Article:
Big Changes Happening on August 7, 2019.


Gerrymandering jeopardizes democracy

The fate of our democracy is in the hands of the public. It can only survive if people act in its defense.

There is much concern about the issues threatening our democracy. Among them are gerrymandering efforts, which tip the scale as to who gets elected.

The practice was started in 1812 by Elbridge Gerry who was the governor of Massachusetts. He redrew the state’s electoral district’s into the shape of a salamander so his party would have a better chance at winning. Over the years, both parties have used this tactic to continue their political party’s domination.

Every 10 years, district lines are redrawn following a census. State assembly and senate districts as well as congressional districts are changed based on population changes. The party in power has the advantage. They can pack the opposing party’s voters into a few districts and spread the rest out thinly over the remaining districts so their party’s voters always make up the majority.

The difference today is that software advances in the last decade allow politicians to gerrymander with shocking precision. In 2011, when Wisconsin redrew our current set of voting maps, Republicans were the majority. The politicians in charge hired an expensive law firm to draw our districts, and they did so behind closed doors with little public or bipartisan input.

A result of this gerrymandering showed itself in the 2012 election when Barack Obama won the state by nearly seven points. However, the Republicans had large majorities in the districts they had created and 60% of the state Assembly came under Republican control. They also won 62 percent of Wisconsin’s congressional seats — despite carrying only 49% of the popular vote.

After the 2012 election, there was a bipartisan effort to create a nonpartisan commission to draw electoral maps in Wisconsin. It would have established a process similar to the one used in Iowa, where state legislative and congressional districts are drawn by their nonpartisan Legislative Reference Bureau, subject to legislative approval.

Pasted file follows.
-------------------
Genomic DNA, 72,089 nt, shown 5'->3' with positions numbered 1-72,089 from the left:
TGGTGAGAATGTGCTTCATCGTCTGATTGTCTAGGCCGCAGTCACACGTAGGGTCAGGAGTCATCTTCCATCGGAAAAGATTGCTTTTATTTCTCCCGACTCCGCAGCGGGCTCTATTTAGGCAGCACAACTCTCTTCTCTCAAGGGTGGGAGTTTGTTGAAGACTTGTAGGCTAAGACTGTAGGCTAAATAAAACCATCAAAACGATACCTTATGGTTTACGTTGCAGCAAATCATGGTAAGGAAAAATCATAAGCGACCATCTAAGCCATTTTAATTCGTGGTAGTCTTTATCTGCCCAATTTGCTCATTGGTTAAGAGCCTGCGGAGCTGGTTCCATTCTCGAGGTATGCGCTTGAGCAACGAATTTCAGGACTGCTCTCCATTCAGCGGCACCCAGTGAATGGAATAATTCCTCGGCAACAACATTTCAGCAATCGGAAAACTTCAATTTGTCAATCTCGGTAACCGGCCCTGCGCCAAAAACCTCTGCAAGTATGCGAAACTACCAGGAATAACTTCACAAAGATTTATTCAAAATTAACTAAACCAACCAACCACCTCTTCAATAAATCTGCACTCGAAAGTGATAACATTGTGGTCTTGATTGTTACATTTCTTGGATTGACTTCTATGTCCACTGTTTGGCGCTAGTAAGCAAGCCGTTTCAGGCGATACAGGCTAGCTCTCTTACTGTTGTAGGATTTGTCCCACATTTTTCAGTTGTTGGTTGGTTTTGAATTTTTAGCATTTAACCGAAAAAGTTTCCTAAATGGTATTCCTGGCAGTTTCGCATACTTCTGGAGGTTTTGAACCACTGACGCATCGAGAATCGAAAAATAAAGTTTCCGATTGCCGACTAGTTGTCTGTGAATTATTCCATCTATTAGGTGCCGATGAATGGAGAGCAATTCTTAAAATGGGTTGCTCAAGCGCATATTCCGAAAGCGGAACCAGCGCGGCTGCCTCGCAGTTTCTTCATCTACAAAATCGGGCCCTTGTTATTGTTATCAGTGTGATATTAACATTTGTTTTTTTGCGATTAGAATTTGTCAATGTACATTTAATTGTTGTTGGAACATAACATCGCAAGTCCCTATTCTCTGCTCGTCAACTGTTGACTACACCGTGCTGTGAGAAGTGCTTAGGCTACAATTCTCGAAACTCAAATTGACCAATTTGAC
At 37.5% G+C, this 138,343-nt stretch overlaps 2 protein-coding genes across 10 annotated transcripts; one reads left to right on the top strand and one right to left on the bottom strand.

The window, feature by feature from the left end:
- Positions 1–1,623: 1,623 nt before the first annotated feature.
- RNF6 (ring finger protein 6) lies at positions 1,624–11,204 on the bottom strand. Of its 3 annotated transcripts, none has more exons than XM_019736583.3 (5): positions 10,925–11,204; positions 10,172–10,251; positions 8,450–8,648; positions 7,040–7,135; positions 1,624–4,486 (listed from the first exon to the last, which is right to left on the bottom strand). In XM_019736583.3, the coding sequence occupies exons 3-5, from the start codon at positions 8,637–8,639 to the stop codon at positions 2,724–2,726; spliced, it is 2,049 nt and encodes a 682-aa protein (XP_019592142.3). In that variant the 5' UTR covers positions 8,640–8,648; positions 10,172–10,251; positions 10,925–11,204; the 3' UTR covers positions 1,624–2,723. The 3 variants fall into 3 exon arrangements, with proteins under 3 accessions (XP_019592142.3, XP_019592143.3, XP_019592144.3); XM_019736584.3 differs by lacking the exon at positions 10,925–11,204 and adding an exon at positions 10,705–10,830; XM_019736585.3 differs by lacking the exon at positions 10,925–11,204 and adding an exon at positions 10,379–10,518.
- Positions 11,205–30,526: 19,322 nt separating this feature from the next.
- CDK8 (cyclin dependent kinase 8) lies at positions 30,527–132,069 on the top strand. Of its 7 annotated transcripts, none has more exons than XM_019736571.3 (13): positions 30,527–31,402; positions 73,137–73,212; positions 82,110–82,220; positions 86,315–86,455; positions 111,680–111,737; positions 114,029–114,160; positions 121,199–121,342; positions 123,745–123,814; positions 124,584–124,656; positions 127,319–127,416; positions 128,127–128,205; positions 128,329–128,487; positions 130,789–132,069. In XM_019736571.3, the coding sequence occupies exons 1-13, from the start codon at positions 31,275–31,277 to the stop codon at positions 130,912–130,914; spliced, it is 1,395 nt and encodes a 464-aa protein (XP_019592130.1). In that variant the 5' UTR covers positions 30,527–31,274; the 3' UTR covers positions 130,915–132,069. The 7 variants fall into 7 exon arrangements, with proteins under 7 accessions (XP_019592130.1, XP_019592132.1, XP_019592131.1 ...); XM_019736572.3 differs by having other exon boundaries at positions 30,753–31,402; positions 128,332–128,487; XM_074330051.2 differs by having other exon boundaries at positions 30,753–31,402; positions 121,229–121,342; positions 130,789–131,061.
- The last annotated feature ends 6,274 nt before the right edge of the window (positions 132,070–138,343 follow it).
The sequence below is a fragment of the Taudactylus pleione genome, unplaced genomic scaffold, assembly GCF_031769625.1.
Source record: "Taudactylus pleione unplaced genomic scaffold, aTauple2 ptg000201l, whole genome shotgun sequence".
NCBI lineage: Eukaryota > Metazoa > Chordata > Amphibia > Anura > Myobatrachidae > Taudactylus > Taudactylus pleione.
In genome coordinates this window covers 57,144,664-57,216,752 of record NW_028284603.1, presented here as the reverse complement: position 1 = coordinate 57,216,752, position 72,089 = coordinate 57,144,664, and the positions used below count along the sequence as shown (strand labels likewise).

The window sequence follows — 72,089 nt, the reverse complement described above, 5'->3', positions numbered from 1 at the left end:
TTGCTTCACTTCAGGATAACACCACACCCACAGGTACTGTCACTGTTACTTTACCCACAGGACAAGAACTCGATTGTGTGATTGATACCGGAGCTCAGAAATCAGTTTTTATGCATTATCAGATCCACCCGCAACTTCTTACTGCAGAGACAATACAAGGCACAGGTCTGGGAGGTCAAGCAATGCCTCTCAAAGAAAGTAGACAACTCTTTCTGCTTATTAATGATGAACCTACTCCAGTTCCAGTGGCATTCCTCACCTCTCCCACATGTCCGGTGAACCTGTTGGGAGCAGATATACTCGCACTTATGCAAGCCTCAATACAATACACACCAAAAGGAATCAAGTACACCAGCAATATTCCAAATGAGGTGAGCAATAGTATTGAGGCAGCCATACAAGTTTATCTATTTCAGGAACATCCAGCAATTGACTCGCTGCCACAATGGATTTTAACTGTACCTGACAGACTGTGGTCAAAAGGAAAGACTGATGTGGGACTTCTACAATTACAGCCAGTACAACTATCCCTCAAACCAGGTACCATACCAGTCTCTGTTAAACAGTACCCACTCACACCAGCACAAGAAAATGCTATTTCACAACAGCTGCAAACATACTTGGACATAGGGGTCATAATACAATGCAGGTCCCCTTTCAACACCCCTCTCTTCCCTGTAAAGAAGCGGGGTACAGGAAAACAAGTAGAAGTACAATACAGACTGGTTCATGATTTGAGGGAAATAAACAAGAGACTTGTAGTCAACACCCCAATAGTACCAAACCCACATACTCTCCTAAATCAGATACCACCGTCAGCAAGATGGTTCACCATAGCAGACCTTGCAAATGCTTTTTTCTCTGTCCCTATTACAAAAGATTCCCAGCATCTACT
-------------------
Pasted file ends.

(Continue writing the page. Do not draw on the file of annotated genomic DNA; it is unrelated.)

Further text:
Unfortunately, Wisconsin did not form a commission at that time. A group of voters took the case to the courts. One argument brought before the court was that legislators were choosing their voters, thus ensuring their own ability to remain in office.

On June 27, the U.S. Supreme Court put the kibosh on any hope that the courts could solve the nation’s problem with extreme gerrymandering. In a 5-4 ruling in Rucho v. League of Women Voters of North Carolina, the court ruled that no fair test exists for courts to determine when partisan gerrymandering has gone too far.

After listening to Wisconsin voters in his statewide listening tour after his election, Gov. Tony Evers wanted the formation of an Iowa type commission in his budget. During the debate in the Joint Finance Committee, Democrats offered an amendment that would have created a non-partisan redistricting system in Wisconsin. It is unfortunate legislative Republicans rejected this amendment and instead have chosen to continue to pretend Wisconsin has legitimate districts.

A Marquette Law School poll from April found 72% of Wisconsin voters say they prefer redistricting of legislative and congressional districts by done by a nonpartisan commission. No wonder a global survey by Pew showed 61% of respondents believe politicians don’t care about what the public thinks. When a candidate knows his or her seat is safe in the next election, they are less likely to listen to the constituents, and more responsive to the party bosses that draw their districts.

To push back against gerrymandering, concerned county supervisors are petitioning the state to pass “advisory resolutions” which encourage fairer means of drawing electoral maps, based on Iowa’s redistricting process. In the last three years, 47 of Wisconsin’s 72 counties have passed resolutions on gerrymandering.

The Shawano County Board needs to take up this resolution. They were approached in 2017 and educated on the problems associated with gerrymandering. They decided to wait until 2019 to make a decision, which would be closer to the 2020 census. It’s now 2019.

Our democracy is fragile. Gerrymandering contributes to extreme partisanship and erodes our democracy. Districts packed with Democrats tend to elect very liberal candidates while districts that are heavily Republican tend to elect very conservative candidates. When they arrive in Madison, they have nothing in common. They’re less likely to work together to solve our problems.

In the words of Robert LaFollette, “Democracy is a life, and involves continual struggle.” We are in the midst of that struggle. What we do now can make a difference.

Jan Koch is a Shawano resident and the chairwoman for the Shawano County Democratic Party.